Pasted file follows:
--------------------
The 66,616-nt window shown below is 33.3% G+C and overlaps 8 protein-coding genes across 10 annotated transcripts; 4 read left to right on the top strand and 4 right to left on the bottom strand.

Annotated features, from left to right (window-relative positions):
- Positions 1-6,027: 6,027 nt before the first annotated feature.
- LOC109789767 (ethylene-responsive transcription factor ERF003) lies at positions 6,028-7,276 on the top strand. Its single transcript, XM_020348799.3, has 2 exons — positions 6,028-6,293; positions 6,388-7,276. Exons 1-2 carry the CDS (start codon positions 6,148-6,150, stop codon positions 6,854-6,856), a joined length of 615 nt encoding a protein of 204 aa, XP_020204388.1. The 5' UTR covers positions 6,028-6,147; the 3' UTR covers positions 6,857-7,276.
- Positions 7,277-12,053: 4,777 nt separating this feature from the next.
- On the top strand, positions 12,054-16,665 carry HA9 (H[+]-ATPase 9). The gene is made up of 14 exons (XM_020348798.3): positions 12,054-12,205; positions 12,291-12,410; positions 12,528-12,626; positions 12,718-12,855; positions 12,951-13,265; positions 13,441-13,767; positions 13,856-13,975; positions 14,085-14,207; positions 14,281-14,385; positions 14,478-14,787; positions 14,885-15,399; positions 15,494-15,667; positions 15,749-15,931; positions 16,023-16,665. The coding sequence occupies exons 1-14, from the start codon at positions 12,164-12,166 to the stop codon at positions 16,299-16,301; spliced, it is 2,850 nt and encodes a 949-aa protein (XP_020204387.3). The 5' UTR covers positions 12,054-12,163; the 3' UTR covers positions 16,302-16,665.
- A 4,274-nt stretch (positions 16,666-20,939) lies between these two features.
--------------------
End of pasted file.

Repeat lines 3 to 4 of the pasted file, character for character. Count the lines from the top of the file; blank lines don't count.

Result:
- Positions 1-6,027: 6,027 nt before the first annotated feature.
- LOC109789767 (ethylene-responsive transcription factor ERF003) lies at positions 6,028-7,276 on the top strand. Its single transcript, XM_020348799.3, has 2 exons — positions 6,028-6,293; positions 6,388-7,276. Exons 1-2 carry the CDS (start codon positions 6,148-6,150, stop codon positions 6,854-6,856), a joined length of 615 nt encoding a protein of 204 aa, XP_020204388.1. The 5' UTR covers positions 6,028-6,147; the 3' UTR covers positions 6,857-7,276.